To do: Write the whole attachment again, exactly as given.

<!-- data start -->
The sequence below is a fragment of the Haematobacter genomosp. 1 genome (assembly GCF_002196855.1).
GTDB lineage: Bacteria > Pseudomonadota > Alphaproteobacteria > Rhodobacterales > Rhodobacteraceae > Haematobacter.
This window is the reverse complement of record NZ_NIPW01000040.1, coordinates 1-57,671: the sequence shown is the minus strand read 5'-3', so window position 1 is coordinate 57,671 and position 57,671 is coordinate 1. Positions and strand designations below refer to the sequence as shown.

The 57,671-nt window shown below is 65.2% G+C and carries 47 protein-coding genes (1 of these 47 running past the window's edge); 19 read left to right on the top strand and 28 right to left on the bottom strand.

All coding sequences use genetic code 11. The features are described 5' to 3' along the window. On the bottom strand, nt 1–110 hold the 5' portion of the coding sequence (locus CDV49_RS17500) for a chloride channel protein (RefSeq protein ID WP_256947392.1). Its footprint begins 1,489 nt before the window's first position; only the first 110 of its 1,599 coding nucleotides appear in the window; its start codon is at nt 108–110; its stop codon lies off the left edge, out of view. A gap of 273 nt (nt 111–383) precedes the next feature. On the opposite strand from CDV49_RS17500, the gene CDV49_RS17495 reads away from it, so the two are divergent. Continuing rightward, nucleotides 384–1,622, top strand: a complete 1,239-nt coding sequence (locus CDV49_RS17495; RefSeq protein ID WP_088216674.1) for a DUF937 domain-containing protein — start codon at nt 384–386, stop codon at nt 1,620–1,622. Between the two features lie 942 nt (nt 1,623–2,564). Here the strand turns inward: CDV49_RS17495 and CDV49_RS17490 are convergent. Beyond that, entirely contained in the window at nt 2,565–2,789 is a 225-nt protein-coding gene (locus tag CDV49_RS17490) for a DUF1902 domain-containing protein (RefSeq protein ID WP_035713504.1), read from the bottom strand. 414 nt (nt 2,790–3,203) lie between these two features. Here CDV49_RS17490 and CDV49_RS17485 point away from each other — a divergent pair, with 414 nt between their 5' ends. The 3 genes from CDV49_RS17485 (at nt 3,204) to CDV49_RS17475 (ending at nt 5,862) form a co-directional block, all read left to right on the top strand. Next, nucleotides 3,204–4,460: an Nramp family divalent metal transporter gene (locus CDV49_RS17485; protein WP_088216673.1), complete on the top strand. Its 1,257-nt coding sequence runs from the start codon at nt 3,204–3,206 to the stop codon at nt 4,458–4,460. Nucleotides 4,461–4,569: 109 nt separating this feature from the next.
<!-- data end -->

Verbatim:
The sequence below is a fragment of the Haematobacter genomosp. 1 genome (assembly GCF_002196855.1).
GTDB lineage: Bacteria > Pseudomonadota > Alphaproteobacteria > Rhodobacterales > Rhodobacteraceae > Haematobacter.
This window is the reverse complement of record NZ_NIPW01000040.1, coordinates 1-57,671: the sequence shown is the minus strand read 5'-3', so window position 1 is coordinate 57,671 and position 57,671 is coordinate 1. Positions and strand designations below refer to the sequence as shown.

The 57,671-nt window shown below is 65.2% G+C and carries 47 protein-coding genes (1 of these 47 running past the window's edge); 19 read left to right on the top strand and 28 right to left on the bottom strand.

All coding sequences use genetic code 11. The features are described 5' to 3' along the window. On the bottom strand, nt 1–110 hold the 5' portion of the coding sequence (locus CDV49_RS17500) for a chloride channel protein (RefSeq protein ID WP_256947392.1). Its footprint begins 1,489 nt before the window's first position; only the first 110 of its 1,599 coding nucleotides appear in the window; its start codon is at nt 108–110; its stop codon lies off the left edge, out of view. A gap of 273 nt (nt 111–383) precedes the next feature. On the opposite strand from CDV49_RS17500, the gene CDV49_RS17495 reads away from it, so the two are divergent. Continuing rightward, nucleotides 384–1,622, top strand: a complete 1,239-nt coding sequence (locus CDV49_RS17495; RefSeq protein ID WP_088216674.1) for a DUF937 domain-containing protein — start codon at nt 384–386, stop codon at nt 1,620–1,622. Between the two features lie 942 nt (nt 1,623–2,564). Here the strand turns inward: CDV49_RS17495 and CDV49_RS17490 are convergent. Beyond that, entirely contained in the window at nt 2,565–2,789 is a 225-nt protein-coding gene (locus tag CDV49_RS17490) for a DUF1902 domain-containing protein (RefSeq protein ID WP_035713504.1), read from the bottom strand. 414 nt (nt 2,790–3,203) lie between these two features. Here CDV49_RS17490 and CDV49_RS17485 point away from each other — a divergent pair, with 414 nt between their 5' ends. The 3 genes from CDV49_RS17485 (at nt 3,204) to CDV49_RS17475 (ending at nt 5,862) form a co-directional block, all read left to right on the top strand. Next, nucleotides 3,204–4,460: an Nramp family divalent metal transporter gene (locus CDV49_RS17485; protein WP_088216673.1), complete on the top strand. Its 1,257-nt coding sequence runs from the start codon at nt 3,204–3,206 to the stop codon at nt 4,458–4,460. Nucleotides 4,461–4,569: 109 nt separating this feature from the next.